Wellness Word October 2013

Editor’s note: Wellness Word is an informational column which is not meant to replace a health care professional’s diagnosis, treatment or medication.


Rest can make back pain worse


By Hari Dass Khalsa, DC


Have you ever had back pain? About 80% of Americans suffer from back pain at some point in their lives. Low back pain hurts a lot, but it’s not usually serious, and you shouldn’t panic. Fewer than 1% of cases are caused by serious disease, but back pain is the second leading cause of missed work after the common cold.

Low-back pain can have many causes, including muscle strain, torn ligaments, a damaged disc, poor posture, excess weight, or mental stress that leads to muscle tension. Your back is especially susceptible to injury from everyday events, like lifting improperly, because it bears more weight than any other part of your body.

When low back pain strikes, get moving.

Getting up each morning can be agonizing when you’re suffering from back pain, so you may be tempted to stay in bed until the pain subsides. Years ago, back pain sufferers were prescribed bed rest, but today, doctors know activity is the key to a quicker recovery.  Not using your back can actually cause further harm.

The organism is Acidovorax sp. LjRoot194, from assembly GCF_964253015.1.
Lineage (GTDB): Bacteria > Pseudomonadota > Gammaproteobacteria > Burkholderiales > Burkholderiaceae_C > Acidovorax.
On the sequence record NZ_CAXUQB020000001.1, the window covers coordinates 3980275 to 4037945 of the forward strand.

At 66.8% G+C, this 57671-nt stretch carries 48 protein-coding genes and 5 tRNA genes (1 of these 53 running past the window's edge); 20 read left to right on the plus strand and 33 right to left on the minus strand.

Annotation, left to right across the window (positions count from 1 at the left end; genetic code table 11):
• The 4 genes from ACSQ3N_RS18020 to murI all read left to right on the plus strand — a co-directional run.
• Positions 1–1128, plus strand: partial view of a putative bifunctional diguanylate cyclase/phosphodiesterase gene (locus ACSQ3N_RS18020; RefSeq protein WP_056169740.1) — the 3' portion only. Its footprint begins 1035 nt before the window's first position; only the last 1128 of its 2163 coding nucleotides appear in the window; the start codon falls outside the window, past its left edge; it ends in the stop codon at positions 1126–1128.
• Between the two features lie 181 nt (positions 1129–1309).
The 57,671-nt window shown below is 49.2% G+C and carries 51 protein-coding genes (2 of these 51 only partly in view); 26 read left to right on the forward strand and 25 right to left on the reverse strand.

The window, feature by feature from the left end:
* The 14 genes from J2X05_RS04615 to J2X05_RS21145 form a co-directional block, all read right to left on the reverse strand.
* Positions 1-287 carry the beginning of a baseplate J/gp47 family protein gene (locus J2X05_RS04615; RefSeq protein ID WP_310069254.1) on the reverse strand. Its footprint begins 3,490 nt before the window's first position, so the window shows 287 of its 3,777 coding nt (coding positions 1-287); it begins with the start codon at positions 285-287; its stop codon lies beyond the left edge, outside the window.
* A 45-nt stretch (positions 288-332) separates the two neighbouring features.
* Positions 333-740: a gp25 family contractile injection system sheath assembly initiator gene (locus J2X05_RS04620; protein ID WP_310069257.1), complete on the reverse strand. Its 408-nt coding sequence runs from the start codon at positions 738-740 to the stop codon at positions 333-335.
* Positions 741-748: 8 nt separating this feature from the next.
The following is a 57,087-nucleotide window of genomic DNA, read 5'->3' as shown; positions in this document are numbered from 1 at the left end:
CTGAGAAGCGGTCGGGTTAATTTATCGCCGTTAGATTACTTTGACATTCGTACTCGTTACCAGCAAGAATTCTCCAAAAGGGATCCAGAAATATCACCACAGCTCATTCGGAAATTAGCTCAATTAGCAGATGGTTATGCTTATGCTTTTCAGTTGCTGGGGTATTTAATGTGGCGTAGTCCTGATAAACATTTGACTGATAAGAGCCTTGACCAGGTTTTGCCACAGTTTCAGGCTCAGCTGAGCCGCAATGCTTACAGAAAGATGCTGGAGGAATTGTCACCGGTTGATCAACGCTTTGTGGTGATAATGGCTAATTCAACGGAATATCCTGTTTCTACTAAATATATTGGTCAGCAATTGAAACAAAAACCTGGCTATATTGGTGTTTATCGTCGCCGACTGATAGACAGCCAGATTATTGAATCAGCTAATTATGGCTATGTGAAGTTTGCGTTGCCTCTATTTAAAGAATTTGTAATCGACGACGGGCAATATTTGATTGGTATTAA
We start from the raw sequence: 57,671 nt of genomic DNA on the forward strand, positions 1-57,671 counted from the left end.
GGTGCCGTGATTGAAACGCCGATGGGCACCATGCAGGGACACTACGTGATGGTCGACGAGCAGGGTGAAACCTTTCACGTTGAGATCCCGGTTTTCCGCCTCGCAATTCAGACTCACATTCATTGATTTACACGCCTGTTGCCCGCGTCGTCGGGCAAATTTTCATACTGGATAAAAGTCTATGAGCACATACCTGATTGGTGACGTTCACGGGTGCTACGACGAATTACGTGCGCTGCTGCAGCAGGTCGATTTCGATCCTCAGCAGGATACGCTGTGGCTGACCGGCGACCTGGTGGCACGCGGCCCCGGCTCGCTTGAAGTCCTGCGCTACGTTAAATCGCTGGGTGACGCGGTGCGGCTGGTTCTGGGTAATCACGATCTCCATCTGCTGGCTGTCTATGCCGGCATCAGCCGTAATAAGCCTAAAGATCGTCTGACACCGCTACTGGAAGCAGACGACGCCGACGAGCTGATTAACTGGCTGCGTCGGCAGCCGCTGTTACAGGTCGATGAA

People suffering from back pain should stay active and perform their usual activities as much as possible. Movement actually leads to faster recovery, fewer long-term problems and less time off work.  Continue your usual activities, within bearable pain limits.

Keys to getting better:

• Stay active.

• Continue usual activities and return to work as soon as possible.

• Modify activities if they cause severe pain, and use pain relief regularly.

• Avoid bed rest.

• Stay positive.

• Learn to deal with stress and learn to relax.

• Set goals to increase your activity gradually and steadily.

• Increase your fitness by walking, cycling, doing yoga, or swimming for 20 to 30 minutes 3 times a week.


How do you know whether your back pain will respond to self-care or whether it needs professional attention?  As a general rule, you should call your doctor if:

• the pain is intense, travels down your leg or prevents you from moving

• your leg, foot, groin or rectal area feels numb

• you have fever, nausea, vomiting, weakness or sweating

• an injury caused your pain

• your pain hasn’t decreased after one week

• you’ve had past episodes of back pain


Dr. Hari Dass Khalsa is a chiropractor specializing in non-surgical treatment of spinal conditions. His clinic is in the Hawthorne neighborhood. Call 503.238.1032 for information.



Wellness Word October 2013

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